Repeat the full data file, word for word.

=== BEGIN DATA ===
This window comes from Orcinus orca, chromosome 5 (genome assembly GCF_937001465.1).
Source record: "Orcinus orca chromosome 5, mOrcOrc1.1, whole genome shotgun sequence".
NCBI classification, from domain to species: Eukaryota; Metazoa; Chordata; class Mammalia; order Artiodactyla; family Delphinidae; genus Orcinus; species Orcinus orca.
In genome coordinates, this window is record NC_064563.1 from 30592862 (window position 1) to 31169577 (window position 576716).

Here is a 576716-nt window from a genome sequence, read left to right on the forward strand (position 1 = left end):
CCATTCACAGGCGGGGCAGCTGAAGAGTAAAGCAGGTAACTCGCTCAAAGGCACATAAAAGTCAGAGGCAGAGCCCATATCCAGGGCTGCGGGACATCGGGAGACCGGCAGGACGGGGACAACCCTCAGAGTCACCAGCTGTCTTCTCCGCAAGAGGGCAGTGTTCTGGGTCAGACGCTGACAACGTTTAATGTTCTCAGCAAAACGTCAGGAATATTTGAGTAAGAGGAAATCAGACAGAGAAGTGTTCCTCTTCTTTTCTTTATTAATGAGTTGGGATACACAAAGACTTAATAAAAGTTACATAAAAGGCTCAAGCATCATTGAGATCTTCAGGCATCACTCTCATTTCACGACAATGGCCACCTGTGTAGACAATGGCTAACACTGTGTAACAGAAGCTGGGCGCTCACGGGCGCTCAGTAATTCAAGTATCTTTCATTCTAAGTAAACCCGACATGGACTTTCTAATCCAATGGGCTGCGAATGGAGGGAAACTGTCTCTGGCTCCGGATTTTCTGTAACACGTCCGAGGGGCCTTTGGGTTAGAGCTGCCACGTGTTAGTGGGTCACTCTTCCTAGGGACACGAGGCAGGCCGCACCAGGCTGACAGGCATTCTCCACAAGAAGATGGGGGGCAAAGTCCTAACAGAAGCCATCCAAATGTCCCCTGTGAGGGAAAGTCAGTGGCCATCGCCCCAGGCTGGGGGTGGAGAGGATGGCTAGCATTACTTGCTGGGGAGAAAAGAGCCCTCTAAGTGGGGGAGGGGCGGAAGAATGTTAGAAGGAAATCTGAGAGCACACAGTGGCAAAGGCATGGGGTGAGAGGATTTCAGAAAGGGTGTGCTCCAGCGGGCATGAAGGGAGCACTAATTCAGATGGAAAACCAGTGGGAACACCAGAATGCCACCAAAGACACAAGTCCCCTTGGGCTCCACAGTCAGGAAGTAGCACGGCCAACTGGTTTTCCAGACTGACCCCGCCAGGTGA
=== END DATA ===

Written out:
This window comes from Orcinus orca, chromosome 5 (genome assembly GCF_937001465.1).
Source record: "Orcinus orca chromosome 5, mOrcOrc1.1, whole genome shotgun sequence".
NCBI classification, from domain to species: Eukaryota; Metazoa; Chordata; class Mammalia; order Artiodactyla; family Delphinidae; genus Orcinus; species Orcinus orca.
In genome coordinates, this window is record NC_064563.1 from 30592862 (window position 1) to 31169577 (window position 576716).

Here is a 576716-nt window from a genome sequence, read left to right on the forward strand (position 1 = left end):
CCATTCACAGGCGGGGCAGCTGAAGAGTAAAGCAGGTAACTCGCTCAAAGGCACATAAAAGTCAGAGGCAGAGCCCATATCCAGGGCTGCGGGACATCGGGAGACCGGCAGGACGGGGACAACCCTCAGAGTCACCAGCTGTCTTCTCCGCAAGAGGGCAGTGTTCTGGGTCAGACGCTGACAACGTTTAATGTTCTCAGCAAAACGTCAGGAATATTTGAGTAAGAGGAAATCAGACAGAGAAGTGTTCCTCTTCTTTTCTTTATTAATGAGTTGGGATACACAAAGACTTAATAAAAGTTACATAAAAGGCTCAAGCATCATTGAGATCTTCAGGCATCACTCTCATTTCACGACAATGGCCACCTGTGTAGACAATGGCTAACACTGTGTAACAGAAGCTGGGCGCTCACGGGCGCTCAGTAATTCAAGTATCTTTCATTCTAAGTAAACCCGACATGGACTTTCTAATCCAATGGGCTGCGAATGGAGGGAAACTGTCTCTGGCTCCGGATTTTCTGTAACACGTCCGAGGGGCCTTTGGGTTAGAGCTGCCACGTGTTAGTGGGTCACTCTTCCTAGGGACACGAGGCAGGCCGCACCAGGCTGACAGGCATTCTCCACAAGAAGATGGGGGGCAAAGTCCTAACAGAAGCCATCCAAATGTCCCCTGTGAGGGAAAGTCAGTGGCCATCGCCCCAGGCTGGGGGTGGAGAGGATGGCTAGCATTACTTGCTGGGGAGAAAAGAGCCCTCTAAGTGGGGGAGGGGCGGAAGAATGTTAGAAGGAAATCTGAGAGCACACAGTGGCAAAGGCATGGGGTGAGAGGATTTCAGAAAGGGTGTGCTCCAGCGGGCATGAAGGGAGCACTAATTCAGATGGAAAACCAGTGGGAACACCAGAATGCCACCAAAGACACAAGTCCCCTTGGGCTCCACAGTCAGGAAGTAGCACGGCCAACTGGTTTTCCAGACTGACCCCGCCAGGTGA